Student Highlight: Amy Schoenecker
Amy Schoenecker – Status: ABD
Amy is a graduate student in UIC’s Department of Political Science. Her dissertation entitledGoverning the ungovernable? Street vending in Chicago and Mumbai recently won her, the American Political Science Association’s Norton Long Young Scholar Award. While she is still in the revision stages of her writing, I asked her to share a few thoughts about her Graduate School journey.
1. Why you chose UIC?
I was set to attend the University of Chicago’s Master of Public Policy program before I received UIC’s acceptance letter. UIC’s graduate advisors introduced me to the strengths of the program and made me realize that UIC has a strong tradition of taking the city seriously and would offer an ideal environment to delve into urban issues. I decided upon UIC and it was the best choice I could have made. I benefitted from my mentors’ commitment to students, individual attention, and encouragement of unique and interesting research topics. They allowed me space and freedom to cultivate my own research agendas, but also have given me the support and tools I need to achieve my research goals.
2. Why you chose your research topic?
I have always been interested in studying economic development, the role of marginalized groups, and their political practices. My coursework which spanned different departments and Chicago’s urban environment helped me select my dissertation topic-a comparative study of informal economies, specifically street vending. Many people are surprised to hear that I research street vendors. Yet street vendors are critical economic and politics agents– not only do they constitute an important segment of their cities’ respective economies but also their treatments and responses offer an excellent platform to understand how politics works. My exposure to the courses beyond my department made me realize that the informal economy and street vendors are under-researched topics in political science. My research in Chicago’s neighborhoods made me notice the lack of cross-cultural understandings of both urban politics and informal economies. With the excitement of my advisors, I was encouraged to research the topic by incorporating the tenets of various research fields from economic development, local governance to citizen activism, political contestations, and democracy. Given that informal economies and street vending are often seen as the third world, developing country problem, in my dissertation I use cases from the global north and the global south, namely Chicago and Mumbai to show that informality and citizen involvement have more in common than people realize.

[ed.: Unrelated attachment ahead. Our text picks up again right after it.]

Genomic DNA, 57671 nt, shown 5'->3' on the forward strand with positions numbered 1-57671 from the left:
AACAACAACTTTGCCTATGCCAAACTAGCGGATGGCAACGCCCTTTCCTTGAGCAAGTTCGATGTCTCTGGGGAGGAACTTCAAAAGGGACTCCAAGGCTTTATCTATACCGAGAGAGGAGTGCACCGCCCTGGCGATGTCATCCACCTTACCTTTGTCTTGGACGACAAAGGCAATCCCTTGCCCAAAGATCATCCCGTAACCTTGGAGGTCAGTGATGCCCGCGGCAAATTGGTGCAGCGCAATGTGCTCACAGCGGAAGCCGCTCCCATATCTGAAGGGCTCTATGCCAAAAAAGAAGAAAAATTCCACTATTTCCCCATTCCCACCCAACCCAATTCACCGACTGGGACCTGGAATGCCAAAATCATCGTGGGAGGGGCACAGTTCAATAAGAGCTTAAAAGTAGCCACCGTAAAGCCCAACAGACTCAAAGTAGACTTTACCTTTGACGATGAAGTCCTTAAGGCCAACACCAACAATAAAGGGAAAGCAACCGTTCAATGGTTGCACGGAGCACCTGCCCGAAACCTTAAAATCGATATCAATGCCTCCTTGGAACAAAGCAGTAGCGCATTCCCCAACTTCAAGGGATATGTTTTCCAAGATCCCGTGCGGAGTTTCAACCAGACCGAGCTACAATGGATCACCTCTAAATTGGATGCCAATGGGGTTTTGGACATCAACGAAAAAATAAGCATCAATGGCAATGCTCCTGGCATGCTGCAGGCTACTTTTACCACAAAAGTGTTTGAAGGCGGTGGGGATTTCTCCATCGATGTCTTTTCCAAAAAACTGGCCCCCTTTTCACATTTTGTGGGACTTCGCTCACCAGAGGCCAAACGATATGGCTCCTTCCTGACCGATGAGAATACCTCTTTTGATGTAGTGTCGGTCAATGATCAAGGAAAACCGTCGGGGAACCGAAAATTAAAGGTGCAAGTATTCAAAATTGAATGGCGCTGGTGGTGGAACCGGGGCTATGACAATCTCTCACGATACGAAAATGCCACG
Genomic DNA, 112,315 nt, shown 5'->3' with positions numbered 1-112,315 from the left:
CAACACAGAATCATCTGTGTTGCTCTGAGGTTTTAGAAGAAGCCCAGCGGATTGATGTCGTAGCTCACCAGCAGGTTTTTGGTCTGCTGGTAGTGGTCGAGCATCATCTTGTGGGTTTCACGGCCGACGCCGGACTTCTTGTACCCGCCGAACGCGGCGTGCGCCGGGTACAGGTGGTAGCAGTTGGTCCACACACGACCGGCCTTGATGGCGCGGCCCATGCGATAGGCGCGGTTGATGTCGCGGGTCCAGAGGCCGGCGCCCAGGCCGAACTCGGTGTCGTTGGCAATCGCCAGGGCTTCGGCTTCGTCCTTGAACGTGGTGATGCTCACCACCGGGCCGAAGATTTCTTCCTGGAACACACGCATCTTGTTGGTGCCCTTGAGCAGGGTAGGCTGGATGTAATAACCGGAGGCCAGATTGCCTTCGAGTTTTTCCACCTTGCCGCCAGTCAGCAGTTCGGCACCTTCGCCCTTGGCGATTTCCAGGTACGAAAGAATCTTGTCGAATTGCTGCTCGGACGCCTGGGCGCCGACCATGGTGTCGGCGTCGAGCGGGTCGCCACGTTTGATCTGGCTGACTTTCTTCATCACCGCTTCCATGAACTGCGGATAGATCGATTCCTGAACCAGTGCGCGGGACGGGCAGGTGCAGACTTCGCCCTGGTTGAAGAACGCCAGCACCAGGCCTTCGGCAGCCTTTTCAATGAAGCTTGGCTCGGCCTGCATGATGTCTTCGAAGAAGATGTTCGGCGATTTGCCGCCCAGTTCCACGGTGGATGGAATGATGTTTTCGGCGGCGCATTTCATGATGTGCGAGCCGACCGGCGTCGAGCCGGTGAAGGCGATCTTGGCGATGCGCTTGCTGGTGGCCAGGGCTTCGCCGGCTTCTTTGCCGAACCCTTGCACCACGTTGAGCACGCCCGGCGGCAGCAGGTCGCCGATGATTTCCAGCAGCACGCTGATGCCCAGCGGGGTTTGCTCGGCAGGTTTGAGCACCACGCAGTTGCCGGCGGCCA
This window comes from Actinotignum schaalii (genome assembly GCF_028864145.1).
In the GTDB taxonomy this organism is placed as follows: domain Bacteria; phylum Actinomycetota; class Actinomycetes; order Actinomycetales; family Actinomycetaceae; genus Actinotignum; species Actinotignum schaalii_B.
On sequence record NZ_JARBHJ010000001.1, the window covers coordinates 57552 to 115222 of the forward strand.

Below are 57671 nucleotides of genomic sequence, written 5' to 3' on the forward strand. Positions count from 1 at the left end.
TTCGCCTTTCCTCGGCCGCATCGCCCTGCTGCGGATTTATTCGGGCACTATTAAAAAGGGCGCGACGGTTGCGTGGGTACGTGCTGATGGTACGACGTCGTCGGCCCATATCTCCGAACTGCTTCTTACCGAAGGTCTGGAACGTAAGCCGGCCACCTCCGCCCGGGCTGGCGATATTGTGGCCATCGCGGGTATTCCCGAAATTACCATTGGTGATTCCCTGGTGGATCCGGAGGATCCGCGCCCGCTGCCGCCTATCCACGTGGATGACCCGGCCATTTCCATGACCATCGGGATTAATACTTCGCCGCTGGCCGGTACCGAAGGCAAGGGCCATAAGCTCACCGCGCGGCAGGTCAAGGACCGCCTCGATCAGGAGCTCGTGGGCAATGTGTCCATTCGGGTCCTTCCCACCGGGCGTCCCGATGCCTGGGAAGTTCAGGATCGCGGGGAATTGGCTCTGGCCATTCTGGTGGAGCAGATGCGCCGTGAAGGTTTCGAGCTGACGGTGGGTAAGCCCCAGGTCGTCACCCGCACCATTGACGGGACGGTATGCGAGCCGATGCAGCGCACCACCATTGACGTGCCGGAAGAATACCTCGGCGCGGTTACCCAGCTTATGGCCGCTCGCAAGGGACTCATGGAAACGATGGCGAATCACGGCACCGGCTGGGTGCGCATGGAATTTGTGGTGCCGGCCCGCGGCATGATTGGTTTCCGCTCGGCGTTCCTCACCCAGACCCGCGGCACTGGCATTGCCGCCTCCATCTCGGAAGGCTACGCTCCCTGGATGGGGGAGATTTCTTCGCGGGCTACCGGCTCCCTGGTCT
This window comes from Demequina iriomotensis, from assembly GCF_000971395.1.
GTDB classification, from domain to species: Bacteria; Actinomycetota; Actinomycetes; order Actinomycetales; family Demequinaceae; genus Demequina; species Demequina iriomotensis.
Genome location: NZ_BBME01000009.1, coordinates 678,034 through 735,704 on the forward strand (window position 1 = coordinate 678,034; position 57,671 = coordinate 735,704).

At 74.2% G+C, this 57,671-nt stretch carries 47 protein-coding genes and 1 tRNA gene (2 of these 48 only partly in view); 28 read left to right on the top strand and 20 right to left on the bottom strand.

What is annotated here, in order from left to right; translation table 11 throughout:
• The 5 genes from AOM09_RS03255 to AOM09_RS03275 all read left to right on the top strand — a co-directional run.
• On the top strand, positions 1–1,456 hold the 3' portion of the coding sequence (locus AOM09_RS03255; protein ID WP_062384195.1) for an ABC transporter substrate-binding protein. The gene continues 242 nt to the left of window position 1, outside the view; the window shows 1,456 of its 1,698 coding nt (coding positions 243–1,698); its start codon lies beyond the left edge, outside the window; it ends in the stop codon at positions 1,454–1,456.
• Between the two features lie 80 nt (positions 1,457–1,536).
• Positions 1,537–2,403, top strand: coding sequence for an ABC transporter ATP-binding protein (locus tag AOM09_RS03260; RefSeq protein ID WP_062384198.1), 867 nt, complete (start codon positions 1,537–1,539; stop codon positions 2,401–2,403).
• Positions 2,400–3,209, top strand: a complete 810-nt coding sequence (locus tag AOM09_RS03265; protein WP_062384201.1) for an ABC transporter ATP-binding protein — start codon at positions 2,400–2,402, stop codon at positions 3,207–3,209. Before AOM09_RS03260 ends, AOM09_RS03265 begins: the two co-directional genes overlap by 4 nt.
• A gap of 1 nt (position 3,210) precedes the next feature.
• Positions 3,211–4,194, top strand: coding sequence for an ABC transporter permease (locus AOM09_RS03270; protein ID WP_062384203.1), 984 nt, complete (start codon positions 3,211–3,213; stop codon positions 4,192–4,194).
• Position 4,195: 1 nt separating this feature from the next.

3. What you’ve learned that you may/may not have expected to learn about your research?
My field research in India has been a very rewarding and challenging experience, which substantiated the importance of my project. I was amazed by the well- regulated chaos in India which is captured in my dissertation title, Governing the ungovernable? Street vending in Chicago and Mumbai. At the beginning of an interview with one of Mumbai’s top officials on street vending, he read the title of my project aloud. “Governing the ungovernable?” I wrote this title to question the supposed unregulated and ungoverned nature of informal economies. As a recent policy change in India, now the Mumbai municipal corporation was tasked with creating vending zones and licensing vendors. Given these changes, the official quipped, after reading my title, “Only now we are governing them!” This perception substantiated my drive to dispel the myth that informality is only regulated when it is officially and legally allowed. Another set of experiences further cemented the importance of this project. In conversation with interview subjects in Mumbai, the topic of street vending in Chicago often came up. A common reaction by Mumbai officials and vendors was amazement that Chicago had street vendors and that most vendors were working unauthorized—just like in Mumbai. This created unique bonding moments when the ‘subject’ realized that, despite living in cities thousands of miles apart, we shared some common urban experiences.
4. Can you talk about some of the influences on your research? Teaching, waivers, support?
My research, but more importantly, my development as a graduate student and emerging scholar, would not have been possible without the support from my advisors, UIC’s support and the research support of several national institutions. I was able to benefit from many departmental awards including Milton Rakove Memorial research and paper awards, and the Lynn Ragsdale Fellowship, which helped support my study of Hindi in Jaipur, India. I was able to learn Hindi and complete my initial research in India with the support of awards, like UIC’s Dean’s Scholar Award, and National-level awards, such as the Critical Language Scholarship, and a Fulbright-Nehru Fellowship. Not only did my advisors encourage and support me to pursue many research opportunities, but also we celebrated together as I found success in these awards. Probably the defining moment was at this past American Political Science Association conference (2015) where I received the Norton Long Young Scholar award in front of my main three advisors-Dr. Sultan Tepe, Dr. Dennis Judd, and Dr. Yue Zhang as well as a friend, former student, and now assistant professor, Dr. Annika Hinze. I’ve benefited immensely from the intellectually stimulating supportive environment that Chicago and UIC have provided.